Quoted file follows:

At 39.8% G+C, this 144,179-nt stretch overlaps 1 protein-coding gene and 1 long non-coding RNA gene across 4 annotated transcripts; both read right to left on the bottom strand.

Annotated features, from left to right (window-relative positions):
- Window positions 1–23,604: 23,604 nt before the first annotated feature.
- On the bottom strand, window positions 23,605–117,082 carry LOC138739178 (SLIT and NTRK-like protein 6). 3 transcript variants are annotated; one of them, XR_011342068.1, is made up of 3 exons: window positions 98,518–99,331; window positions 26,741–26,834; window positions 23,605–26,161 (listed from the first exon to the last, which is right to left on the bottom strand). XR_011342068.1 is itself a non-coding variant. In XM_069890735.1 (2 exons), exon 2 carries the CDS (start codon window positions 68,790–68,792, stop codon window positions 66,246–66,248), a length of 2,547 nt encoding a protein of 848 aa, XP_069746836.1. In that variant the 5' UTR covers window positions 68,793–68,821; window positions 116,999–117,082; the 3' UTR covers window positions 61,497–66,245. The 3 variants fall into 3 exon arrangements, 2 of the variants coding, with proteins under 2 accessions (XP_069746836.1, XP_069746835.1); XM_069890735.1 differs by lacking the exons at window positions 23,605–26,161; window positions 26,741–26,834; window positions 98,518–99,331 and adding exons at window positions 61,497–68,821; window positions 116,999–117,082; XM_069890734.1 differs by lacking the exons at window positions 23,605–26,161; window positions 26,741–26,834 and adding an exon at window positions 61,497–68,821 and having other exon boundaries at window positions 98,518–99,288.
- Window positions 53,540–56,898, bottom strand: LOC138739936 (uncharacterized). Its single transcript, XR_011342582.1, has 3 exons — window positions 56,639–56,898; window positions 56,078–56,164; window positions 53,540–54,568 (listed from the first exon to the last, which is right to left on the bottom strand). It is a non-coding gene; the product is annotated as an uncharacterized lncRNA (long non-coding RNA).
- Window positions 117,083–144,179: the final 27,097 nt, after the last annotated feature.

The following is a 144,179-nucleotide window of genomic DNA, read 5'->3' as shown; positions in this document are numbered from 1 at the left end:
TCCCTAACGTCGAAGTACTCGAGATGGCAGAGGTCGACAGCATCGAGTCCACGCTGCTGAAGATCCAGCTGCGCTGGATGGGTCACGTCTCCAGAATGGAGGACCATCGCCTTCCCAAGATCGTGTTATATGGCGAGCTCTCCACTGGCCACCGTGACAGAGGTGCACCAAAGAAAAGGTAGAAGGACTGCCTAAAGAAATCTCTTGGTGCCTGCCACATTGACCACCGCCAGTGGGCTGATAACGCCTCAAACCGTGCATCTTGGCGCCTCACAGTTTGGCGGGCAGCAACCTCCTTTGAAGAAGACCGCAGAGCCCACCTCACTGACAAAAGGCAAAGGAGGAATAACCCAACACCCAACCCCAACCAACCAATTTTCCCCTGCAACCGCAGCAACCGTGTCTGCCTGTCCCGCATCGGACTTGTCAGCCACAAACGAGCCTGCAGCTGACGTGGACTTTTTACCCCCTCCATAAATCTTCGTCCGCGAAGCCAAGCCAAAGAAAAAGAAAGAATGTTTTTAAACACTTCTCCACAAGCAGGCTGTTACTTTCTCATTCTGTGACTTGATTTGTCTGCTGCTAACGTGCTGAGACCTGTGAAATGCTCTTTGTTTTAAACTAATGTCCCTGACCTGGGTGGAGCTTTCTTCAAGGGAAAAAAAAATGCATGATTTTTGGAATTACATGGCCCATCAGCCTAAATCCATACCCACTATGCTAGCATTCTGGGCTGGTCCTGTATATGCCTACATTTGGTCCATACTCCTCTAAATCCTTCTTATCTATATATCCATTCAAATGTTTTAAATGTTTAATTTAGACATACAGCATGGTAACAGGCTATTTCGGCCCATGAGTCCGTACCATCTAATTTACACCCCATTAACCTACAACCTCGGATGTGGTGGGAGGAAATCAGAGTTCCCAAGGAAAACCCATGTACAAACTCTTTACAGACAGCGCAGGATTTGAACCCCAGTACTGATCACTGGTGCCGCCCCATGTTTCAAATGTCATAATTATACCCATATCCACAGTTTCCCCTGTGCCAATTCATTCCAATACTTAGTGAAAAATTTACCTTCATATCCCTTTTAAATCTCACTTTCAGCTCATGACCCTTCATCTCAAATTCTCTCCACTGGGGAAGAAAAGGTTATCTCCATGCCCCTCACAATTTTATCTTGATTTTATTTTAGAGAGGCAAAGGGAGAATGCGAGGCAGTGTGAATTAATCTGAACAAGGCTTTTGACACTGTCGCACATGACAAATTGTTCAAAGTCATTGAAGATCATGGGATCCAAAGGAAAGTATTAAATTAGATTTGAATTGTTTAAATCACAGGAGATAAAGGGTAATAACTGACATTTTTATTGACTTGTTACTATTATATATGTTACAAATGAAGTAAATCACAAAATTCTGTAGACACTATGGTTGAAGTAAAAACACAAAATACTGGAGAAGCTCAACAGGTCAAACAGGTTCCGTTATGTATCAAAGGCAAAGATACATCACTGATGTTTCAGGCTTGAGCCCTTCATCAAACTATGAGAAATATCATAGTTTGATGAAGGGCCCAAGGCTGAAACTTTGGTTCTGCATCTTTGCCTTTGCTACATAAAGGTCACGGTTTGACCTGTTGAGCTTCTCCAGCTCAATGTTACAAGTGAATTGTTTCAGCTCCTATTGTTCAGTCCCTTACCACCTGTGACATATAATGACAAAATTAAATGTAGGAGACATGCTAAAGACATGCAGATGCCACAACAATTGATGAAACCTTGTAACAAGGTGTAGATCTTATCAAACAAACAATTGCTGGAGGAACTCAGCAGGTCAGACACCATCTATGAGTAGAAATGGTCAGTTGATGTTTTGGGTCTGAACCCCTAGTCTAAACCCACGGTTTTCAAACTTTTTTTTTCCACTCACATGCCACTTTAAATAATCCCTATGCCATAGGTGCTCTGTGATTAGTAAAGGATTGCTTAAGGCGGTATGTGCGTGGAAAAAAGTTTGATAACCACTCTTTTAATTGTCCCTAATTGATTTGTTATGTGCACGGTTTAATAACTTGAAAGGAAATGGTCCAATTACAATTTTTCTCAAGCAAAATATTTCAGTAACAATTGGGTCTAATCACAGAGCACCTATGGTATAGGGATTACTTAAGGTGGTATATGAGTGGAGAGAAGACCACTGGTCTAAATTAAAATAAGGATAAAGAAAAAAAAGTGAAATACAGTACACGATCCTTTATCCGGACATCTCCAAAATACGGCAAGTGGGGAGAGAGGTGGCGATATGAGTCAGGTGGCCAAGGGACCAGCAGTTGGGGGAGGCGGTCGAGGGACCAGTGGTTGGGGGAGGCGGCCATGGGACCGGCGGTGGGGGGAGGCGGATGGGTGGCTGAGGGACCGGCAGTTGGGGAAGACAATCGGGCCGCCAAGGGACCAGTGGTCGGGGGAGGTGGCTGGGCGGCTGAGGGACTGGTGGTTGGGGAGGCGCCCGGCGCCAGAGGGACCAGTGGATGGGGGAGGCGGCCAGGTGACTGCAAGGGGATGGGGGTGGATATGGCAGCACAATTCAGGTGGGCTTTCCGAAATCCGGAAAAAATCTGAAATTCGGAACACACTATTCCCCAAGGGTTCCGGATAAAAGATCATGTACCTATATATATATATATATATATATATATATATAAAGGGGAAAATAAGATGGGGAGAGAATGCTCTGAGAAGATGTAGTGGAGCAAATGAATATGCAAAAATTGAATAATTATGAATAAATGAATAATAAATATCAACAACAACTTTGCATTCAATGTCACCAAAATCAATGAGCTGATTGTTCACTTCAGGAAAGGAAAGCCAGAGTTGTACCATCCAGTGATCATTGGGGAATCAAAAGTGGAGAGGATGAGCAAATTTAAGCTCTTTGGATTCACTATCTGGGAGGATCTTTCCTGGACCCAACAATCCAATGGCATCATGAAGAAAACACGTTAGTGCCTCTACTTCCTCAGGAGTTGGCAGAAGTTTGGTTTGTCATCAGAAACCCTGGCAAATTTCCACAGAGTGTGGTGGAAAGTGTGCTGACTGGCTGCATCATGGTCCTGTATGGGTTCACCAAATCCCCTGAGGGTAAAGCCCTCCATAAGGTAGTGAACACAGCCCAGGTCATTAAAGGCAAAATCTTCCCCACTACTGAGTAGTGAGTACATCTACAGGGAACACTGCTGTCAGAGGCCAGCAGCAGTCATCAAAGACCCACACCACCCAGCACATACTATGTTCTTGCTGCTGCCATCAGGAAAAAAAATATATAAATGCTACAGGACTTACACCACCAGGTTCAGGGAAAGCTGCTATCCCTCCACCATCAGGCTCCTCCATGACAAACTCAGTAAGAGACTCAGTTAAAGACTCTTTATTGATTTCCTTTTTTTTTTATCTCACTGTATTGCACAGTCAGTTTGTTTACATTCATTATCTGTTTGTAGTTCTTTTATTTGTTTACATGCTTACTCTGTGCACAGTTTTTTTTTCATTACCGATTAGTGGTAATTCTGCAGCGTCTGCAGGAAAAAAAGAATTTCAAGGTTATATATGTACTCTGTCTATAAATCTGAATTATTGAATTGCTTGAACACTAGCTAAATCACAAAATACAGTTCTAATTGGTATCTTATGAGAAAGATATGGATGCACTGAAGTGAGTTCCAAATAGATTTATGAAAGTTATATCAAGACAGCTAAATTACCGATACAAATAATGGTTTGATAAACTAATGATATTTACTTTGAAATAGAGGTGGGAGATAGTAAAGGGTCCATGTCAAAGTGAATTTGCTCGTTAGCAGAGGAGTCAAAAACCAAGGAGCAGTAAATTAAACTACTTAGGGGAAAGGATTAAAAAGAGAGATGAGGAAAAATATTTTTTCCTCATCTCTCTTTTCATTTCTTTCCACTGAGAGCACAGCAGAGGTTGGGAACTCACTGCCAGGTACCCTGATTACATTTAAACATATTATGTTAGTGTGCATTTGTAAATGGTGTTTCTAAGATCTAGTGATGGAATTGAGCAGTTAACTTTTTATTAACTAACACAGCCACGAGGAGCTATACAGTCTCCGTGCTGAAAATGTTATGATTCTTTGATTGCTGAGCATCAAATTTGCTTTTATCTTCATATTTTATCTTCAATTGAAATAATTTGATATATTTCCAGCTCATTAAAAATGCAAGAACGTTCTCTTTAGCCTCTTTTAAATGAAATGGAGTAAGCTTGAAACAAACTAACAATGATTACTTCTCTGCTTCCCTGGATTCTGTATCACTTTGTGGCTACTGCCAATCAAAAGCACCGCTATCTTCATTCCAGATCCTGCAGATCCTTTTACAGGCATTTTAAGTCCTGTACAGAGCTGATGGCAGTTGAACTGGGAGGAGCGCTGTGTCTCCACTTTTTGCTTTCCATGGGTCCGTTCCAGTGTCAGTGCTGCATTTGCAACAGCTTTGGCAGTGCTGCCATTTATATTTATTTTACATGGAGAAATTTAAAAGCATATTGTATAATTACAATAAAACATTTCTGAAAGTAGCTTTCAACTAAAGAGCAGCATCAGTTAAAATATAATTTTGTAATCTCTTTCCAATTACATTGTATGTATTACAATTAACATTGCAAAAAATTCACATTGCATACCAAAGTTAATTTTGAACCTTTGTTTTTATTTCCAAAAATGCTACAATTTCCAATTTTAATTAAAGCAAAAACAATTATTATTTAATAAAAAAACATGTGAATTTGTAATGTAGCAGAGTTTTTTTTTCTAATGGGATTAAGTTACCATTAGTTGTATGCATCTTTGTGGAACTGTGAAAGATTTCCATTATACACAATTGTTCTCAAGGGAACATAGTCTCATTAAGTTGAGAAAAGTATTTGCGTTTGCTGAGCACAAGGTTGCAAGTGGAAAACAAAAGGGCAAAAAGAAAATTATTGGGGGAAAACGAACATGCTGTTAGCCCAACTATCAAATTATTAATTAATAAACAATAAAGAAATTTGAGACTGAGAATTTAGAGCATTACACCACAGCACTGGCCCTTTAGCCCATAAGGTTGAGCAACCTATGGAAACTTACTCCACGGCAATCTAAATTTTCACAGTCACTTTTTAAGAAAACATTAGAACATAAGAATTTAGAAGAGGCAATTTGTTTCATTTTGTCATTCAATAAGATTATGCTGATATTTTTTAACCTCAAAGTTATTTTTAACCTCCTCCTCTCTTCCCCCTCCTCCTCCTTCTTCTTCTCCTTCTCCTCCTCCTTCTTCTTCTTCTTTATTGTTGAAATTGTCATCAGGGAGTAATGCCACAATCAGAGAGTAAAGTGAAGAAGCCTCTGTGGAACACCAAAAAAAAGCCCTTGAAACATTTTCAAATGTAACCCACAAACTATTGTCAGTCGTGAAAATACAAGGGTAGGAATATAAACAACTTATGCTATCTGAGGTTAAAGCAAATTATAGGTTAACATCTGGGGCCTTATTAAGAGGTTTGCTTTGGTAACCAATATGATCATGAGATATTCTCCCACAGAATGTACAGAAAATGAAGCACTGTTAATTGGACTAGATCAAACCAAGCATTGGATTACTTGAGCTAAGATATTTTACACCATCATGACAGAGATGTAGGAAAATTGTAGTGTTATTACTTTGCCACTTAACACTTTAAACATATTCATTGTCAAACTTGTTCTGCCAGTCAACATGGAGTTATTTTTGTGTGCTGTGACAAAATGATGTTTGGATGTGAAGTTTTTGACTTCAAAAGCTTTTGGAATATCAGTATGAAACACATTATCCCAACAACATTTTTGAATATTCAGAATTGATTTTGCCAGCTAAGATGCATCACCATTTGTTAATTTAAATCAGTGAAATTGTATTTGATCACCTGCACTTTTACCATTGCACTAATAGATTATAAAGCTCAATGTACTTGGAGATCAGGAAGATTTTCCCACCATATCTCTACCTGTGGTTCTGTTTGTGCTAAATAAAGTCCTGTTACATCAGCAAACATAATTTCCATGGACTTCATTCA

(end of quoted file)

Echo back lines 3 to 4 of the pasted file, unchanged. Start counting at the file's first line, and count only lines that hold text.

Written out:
- Window positions 1–23,604: 23,604 nt before the first annotated feature.
- On the bottom strand, window positions 23,605–117,082 carry LOC138739178 (SLIT and NTRK-like protein 6). 3 transcript variants are annotated; one of them, XR_011342068.1, is made up of 3 exons: window positions 98,518–99,331; window positions 26,741–26,834; window positions 23,605–26,161 (listed from the first exon to the last, which is right to left on the bottom strand). XR_011342068.1 is itself a non-coding variant. In XM_069890735.1 (2 exons), exon 2 carries the CDS (start codon window positions 68,790–68,792, stop codon window positions 66,246–66,248), a length of 2,547 nt encoding a protein of 848 aa, XP_069746836.1. In that variant the 5' UTR covers window positions 68,793–68,821; window positions 116,999–117,082; the 3' UTR covers window positions 61,497–66,245. The 3 variants fall into 3 exon arrangements, 2 of the variants coding, with proteins under 2 accessions (XP_069746836.1, XP_069746835.1); XM_069890735.1 differs by lacking the exons at window positions 23,605–26,161; window positions 26,741–26,834; window positions 98,518–99,331 and adding exons at window positions 61,497–68,821; window positions 116,999–117,082; XM_069890734.1 differs by lacking the exons at window positions 23,605–26,161; window positions 26,741–26,834 and adding an exon at window positions 61,497–68,821 and having other exon boundaries at window positions 98,518–99,288.